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Can You ‘Reclaim Your Name’?

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Feel like you’ve lost control of your identity and personal information? The “Reclaim Your Name” initiative aims to win control back for you.

Reclaim Your Name is the brainchild of FTC Commissioner Julie Brill, who ventured into the belly of the Beast on Monday — AdAge.com — to make a case for more consumer control over Big Data.

“Data brokers, marketers and other companies that join the big-data stampede while ignoring basic privacy principles do so at their own peril,” she wrote. “Brushing … principles aside has led some companies to adopt a ‘collect first, ask questions later’ approach to personal data.”

Brill announced Reclaim Your Name earlier this year, during the height of the NSA eavesdropping scandal. Her point: Government monitoring might sound alarming, but for most Americans, corporate monitoring is a much more real possibility.

Reclaim Your Name calls on the data collection industry to make it easy for consumers to find out what information data hoarding firms have, and to fix any errors. Brill envisions a web portal, one-stop-shop for finding data and correcting mistakes. Already, we’ve seen some steps on this direction: earlier this year, data broker Acxiom unveiled AboutTheData.com, which lets consumers get a sense of the billions of pieces of data Acxiom houses on its servers.

Putting the Burden on Consumers

Reclaim Your Name is a good start but falls short of a similar effort in Europe known as “The Right to Be Forgotten.”

European lawmakers have been considering the simplest of privacy proposals for the past two years:  legislation that would allow consumers to tell firms they must “forget” everything they know about them.

After years of negotiations, a European Parliament committee last week recommended an update to EU data privacy laws that would include a more precisely-named “right to the erasure of data.” The rules also give consumers the right to change their minds after they give a company like Facebook authority to profit from use of data. The new rules would require firms to make withdrawal of consent as easy as giving consent.

Brill’s Reclaim Your Name effort, while an excellent start, is a half-measure when compared to Europe’s proposal. It does require firms to make it easy for a consumer to object to misinformation; that’s good. However, it all but concedes that a long list of firms consumers have never heard of have the right to profit from buying and selling personal information.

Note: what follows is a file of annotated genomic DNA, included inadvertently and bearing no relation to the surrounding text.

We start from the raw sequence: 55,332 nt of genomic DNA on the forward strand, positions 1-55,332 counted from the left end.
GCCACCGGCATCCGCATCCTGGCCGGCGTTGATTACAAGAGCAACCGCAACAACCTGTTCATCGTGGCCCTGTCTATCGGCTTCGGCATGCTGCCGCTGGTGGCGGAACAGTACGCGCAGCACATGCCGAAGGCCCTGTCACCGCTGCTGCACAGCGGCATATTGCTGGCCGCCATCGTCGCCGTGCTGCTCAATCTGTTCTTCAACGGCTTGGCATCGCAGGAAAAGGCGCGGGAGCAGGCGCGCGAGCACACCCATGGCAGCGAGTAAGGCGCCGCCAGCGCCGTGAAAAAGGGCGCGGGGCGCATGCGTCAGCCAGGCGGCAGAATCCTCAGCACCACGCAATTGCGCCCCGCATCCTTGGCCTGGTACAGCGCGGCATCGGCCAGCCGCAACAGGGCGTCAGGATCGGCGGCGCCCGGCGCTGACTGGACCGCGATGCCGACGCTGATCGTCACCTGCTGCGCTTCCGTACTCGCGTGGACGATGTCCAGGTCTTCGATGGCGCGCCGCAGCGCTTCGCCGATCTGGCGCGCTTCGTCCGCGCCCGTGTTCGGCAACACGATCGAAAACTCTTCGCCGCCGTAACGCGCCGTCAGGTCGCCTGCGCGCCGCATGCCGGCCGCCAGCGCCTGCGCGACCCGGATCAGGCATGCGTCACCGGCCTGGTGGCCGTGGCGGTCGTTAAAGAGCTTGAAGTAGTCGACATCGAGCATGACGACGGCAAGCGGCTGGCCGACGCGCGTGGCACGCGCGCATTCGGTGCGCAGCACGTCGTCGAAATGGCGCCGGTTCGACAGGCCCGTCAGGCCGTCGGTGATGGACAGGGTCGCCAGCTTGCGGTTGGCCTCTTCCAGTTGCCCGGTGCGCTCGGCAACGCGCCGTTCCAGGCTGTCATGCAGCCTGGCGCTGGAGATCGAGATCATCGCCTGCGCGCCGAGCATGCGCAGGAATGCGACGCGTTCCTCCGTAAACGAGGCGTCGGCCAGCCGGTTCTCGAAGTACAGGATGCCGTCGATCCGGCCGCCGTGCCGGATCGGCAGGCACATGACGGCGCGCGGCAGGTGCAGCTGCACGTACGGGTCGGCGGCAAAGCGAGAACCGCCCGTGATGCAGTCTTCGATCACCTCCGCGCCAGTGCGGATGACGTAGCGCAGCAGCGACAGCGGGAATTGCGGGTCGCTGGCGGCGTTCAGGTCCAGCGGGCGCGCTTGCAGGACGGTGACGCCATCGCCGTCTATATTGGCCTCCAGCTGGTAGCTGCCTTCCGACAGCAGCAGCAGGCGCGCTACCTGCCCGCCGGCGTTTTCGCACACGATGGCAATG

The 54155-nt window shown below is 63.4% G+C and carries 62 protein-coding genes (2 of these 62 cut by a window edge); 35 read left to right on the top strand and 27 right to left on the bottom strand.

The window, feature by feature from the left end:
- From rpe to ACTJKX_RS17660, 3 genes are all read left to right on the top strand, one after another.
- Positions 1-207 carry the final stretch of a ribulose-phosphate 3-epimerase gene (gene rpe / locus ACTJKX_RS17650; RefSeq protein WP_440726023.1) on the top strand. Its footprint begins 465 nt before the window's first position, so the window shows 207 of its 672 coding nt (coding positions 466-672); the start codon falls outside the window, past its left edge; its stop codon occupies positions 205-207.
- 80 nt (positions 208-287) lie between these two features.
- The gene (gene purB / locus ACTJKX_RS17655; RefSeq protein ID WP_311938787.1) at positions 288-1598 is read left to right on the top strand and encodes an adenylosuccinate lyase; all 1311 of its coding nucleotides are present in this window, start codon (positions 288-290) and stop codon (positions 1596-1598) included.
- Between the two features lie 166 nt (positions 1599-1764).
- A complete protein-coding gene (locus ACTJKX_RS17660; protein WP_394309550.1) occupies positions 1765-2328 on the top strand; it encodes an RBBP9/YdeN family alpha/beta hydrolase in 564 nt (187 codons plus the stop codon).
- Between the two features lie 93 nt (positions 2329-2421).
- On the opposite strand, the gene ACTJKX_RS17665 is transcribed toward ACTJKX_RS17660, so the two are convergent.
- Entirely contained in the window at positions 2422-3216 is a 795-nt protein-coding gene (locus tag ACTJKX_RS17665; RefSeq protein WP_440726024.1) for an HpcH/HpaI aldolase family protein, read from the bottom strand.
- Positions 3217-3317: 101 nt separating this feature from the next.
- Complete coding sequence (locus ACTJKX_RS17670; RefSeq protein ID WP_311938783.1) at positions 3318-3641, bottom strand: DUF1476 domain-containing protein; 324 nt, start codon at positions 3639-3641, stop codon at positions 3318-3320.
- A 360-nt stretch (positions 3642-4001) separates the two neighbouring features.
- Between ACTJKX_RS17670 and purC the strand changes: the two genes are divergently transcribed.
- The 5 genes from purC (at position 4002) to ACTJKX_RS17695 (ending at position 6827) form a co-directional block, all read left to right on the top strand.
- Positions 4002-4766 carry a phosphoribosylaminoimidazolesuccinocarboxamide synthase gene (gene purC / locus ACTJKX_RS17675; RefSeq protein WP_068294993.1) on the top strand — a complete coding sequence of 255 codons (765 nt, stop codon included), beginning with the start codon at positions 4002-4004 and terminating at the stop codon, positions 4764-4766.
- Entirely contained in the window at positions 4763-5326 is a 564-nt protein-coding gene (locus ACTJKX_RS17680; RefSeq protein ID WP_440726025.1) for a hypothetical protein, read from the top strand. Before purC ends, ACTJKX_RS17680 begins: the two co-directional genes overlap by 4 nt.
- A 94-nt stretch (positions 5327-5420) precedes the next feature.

Reclaim Your Name would put the burden of reclaiming on consumers, who would have to visit the imagined clearinghouse site to fix errors and grasp the extent of corporate monitoring. Behaviorists would rightly predict only a tiny fraction of consumers might bother to do so.

Tracking the Source of Mistakes

Privacy law expert Anita Ramasastry, of the University of Washington, raised another potential shortcoming of the U.S. effort in a recent column. Will consumers victimized by mistakes be able to get to the bottom of the error, or be sentenced to the digital wild goose chase already familiar to many victims of inaccuracy?

“Would data brokers have a duty to reveal how they obtained data—which source they purchased it from, or what database it comes from?” she wrote. “Tagging and coding the origins of data is crucial if consumers are going to have any hope of being able to pursue information trails and figure out how mistakes on their credit report got made.”

Of course, the elephant in the server room is the appearance of mistakes in the first place.  Everyone and their (sometimes incorrectly identified) family members have shown that data broker databases are riddled with errors. The FTC showed it last year. I showed it by using AboutTheData.com

It would be a tragedy of Orwellian proportions if all a Reclaim Your Name portal accomplished was to enlist consumers in a massive free crowdsourcing effort to fix bad Big Data for data brokerage firms. Brill talks about increasing consumer choice in her proposal, but unless that choice includes something similar to a right to be forgotten, and unless the burden is on the industry — not consumers — to make those preferences clear, Reclaim Your Name will simply be a cute, rhyming slogan.

This story is an Op/Ed contribution to Credit.com and does not necessarily represent the views of the company or its affiliates.

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